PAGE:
Empire was put together by German guitarist Rolf Munkes with lots of rock's great musicians contributing to his album. On his debut, Lance King (ex-Balance of Power) and Mark Boals (Yngwie Malmsteen) did the vocals, and the lineup also featured bassist Neil Murray (Whitesnake), keyboardist Don Airey (Deep Purple) and drummer Anders Johansson (Hammerfall). For the second album, Munkes enlisted the services of former Black Sabbath vocalist Tony Martin whose work on Sabbath's Headless Cross remains an 80's classic.
Now, The Raven Ride, Empire's third album, is out, with the same lineup except Anders Johansson and the amazing Don Airey on keys. I do not know if Airey left after he recorded his parts because the keyboard playing is quite similar to his style. Tony Martin also co-wrote the material with Rolf Munkes and the result is a very solid hard rock album that definitely recalls Black Sabbath's Headless Cross and Tyr era, with Martin truly shining as a vocalist. To this day, whenever I hear him sing, be it his solo album, the Giuntuni Project or Phenomena, I am amazed at his powerful vocals. The Raven Ride is no exception, and it even puts a clear focus on his vocals on most of the tracks. The opening title track is also the best cut on the disc. Its intro is reminiscent of the title track on Headless Cross with ethereal keyboards creating a dark tone that fit the thoughtful lyrics. Munkes' riffing is mammoth, kind of like Iommi's; the melodies are strong and catchy; and Andre Hilgers' drumming is solid as a rock. "Breathe" expands on the style of the first track, emphasizing darker lyrics and more prominent keyboards and multi-vocal harmonies. Murray's bass is the standout element of the song, grooving violently beneath the rhythm guitars.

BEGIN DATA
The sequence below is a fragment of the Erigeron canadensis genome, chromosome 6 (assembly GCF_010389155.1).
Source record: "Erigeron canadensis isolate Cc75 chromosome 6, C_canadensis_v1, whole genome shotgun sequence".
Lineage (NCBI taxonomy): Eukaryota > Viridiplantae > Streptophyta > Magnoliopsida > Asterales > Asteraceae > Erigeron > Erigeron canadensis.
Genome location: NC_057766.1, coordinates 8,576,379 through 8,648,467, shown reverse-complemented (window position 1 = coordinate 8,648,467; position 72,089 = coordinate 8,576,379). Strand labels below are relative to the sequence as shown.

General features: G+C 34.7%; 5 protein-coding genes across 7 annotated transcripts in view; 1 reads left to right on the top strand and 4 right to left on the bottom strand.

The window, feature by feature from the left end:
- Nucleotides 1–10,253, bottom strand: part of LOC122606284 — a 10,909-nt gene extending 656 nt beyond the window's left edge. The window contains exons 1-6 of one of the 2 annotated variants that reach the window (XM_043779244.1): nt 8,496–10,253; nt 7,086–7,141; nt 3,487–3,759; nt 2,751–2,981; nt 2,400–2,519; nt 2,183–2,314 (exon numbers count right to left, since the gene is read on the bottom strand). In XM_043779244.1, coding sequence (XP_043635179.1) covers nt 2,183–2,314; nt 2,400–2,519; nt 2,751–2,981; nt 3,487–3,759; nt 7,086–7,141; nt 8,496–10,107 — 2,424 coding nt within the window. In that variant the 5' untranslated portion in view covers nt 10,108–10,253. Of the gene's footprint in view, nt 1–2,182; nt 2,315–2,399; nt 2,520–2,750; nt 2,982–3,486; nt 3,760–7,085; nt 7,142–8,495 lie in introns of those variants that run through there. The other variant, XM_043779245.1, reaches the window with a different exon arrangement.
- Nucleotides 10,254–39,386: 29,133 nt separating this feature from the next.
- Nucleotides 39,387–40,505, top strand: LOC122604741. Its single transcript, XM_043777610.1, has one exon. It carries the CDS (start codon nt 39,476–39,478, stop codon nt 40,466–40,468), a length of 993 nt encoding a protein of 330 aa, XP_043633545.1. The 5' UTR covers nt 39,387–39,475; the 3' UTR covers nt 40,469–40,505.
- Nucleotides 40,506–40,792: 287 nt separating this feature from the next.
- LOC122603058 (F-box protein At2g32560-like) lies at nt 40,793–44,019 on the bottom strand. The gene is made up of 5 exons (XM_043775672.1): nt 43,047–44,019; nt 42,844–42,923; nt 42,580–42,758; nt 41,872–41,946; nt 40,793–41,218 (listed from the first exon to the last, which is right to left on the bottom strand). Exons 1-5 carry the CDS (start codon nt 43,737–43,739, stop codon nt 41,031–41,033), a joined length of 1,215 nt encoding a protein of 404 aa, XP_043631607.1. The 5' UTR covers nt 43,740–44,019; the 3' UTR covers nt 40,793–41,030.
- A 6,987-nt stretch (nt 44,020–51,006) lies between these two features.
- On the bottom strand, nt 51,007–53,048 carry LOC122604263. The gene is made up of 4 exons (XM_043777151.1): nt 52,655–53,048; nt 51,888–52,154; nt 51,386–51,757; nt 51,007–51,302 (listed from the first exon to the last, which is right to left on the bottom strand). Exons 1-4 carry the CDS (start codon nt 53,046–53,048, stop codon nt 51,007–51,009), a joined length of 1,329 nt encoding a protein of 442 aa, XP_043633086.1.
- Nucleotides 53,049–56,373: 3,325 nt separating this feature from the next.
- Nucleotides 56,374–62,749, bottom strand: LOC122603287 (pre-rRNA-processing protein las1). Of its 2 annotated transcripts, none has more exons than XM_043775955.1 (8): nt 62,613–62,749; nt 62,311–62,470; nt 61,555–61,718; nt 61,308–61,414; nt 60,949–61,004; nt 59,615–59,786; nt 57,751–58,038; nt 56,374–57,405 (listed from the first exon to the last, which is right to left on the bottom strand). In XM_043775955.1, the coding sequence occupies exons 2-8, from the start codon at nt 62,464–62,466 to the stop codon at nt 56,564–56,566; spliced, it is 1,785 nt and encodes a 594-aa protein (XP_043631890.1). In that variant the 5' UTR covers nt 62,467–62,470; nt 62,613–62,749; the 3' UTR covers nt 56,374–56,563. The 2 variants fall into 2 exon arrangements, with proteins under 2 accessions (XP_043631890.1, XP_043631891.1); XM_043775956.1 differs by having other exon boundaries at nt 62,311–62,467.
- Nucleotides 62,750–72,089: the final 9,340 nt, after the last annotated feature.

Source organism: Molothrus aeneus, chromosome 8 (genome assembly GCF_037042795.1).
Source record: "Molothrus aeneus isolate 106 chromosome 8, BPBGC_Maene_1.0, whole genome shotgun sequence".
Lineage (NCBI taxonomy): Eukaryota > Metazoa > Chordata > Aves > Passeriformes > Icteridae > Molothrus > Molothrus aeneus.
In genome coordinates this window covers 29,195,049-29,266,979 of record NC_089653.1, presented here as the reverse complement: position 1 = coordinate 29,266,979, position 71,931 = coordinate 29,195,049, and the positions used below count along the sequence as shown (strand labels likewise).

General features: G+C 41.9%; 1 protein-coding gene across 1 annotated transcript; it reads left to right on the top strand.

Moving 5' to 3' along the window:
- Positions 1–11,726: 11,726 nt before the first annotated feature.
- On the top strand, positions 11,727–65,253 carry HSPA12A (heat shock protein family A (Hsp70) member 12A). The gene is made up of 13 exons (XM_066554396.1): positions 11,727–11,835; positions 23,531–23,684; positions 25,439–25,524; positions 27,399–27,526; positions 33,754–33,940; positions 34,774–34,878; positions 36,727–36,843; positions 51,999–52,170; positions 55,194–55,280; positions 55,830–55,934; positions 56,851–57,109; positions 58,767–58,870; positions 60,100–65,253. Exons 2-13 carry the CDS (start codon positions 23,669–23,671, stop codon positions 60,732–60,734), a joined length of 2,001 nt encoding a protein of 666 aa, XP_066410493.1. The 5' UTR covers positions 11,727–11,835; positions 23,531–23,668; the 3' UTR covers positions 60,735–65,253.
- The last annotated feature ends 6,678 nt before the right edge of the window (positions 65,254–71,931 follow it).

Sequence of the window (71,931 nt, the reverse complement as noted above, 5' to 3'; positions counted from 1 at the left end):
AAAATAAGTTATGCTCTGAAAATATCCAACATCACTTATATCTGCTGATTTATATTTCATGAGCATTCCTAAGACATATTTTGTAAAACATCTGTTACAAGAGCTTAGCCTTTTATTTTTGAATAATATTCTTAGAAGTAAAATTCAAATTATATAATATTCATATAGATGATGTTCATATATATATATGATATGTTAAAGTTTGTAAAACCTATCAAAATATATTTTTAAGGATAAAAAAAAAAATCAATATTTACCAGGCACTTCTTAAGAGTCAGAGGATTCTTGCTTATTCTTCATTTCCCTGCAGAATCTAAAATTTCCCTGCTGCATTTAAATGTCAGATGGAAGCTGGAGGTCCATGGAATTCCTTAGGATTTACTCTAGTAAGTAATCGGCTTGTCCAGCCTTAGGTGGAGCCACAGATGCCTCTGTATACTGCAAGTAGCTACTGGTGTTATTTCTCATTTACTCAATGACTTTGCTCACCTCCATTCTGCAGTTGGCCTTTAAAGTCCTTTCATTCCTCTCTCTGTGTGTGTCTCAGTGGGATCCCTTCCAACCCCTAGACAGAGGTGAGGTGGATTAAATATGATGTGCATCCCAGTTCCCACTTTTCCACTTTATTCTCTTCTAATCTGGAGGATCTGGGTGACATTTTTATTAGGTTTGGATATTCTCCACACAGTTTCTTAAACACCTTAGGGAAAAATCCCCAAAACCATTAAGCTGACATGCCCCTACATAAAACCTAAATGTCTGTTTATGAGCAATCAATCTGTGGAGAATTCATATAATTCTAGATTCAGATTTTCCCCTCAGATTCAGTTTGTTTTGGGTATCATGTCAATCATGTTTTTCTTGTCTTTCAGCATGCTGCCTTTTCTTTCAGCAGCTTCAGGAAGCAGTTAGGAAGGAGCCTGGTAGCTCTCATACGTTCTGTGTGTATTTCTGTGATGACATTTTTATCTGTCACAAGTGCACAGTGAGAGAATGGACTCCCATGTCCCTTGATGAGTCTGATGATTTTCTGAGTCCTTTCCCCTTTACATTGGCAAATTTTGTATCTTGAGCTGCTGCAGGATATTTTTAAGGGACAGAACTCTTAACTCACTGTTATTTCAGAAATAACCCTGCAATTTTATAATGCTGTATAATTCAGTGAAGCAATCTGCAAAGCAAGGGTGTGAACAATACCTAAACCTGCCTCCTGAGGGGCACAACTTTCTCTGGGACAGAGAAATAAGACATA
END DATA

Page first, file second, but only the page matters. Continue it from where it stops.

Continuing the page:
Most of the songs on the album are midtempo rockers. Don't expect any shred or cheesy rock a la Poison or Motley Crue. The songs on this album attain a certain depth and melodic awareness, featuring a healthy dose of guitar solos, the most interesting one being the wah pedals on "Carbon Based Lifeform", a Sabbathy track with lots of effects and husky bass lines. Similarly, Munkes also does a great job on the melodic "Satanic Curses", perhaps featuring Martin's second best performance after the title track, and the acoustic ballad "What Would I Do?" that picks up a cool blues solo at the end. "Changing World" is a brave criticisim of politicians abusing their power, while "Maximum" stands out as the only piece that is straightforward rock'n'roll and a somewhat overdone chorus. It's simply a song that doesn't mesh too well with the general flow of the piece. The humourous "I Can't Trust Myself" is a lot more to my liking because it's made up of a catchy melody and pounding rhythms. Still, The Raven Ride would have been a much better effort if they had written songs like the first couple of tracks or the closing piece "The Devil Speaks, The Sinner Cries", complete with powerful screams and spoken vocals contrasting each other.
Germany's Metal Heaven Records continues to release quality material and Empire's The Raven Ride is highly recommended to fans of Black Sabbath, Deep Purple, Whitesnake, as well as other other quality 80's rock bands.
- The Raven Ride
- Carbon Based Lifeform
- Satanic Curses
- Al Sirat (The Bridge To Paradise)
- What Would I Do?
- Changing World
- I Can't Trust Myself
- The Devil Speaks, The Sinner Cries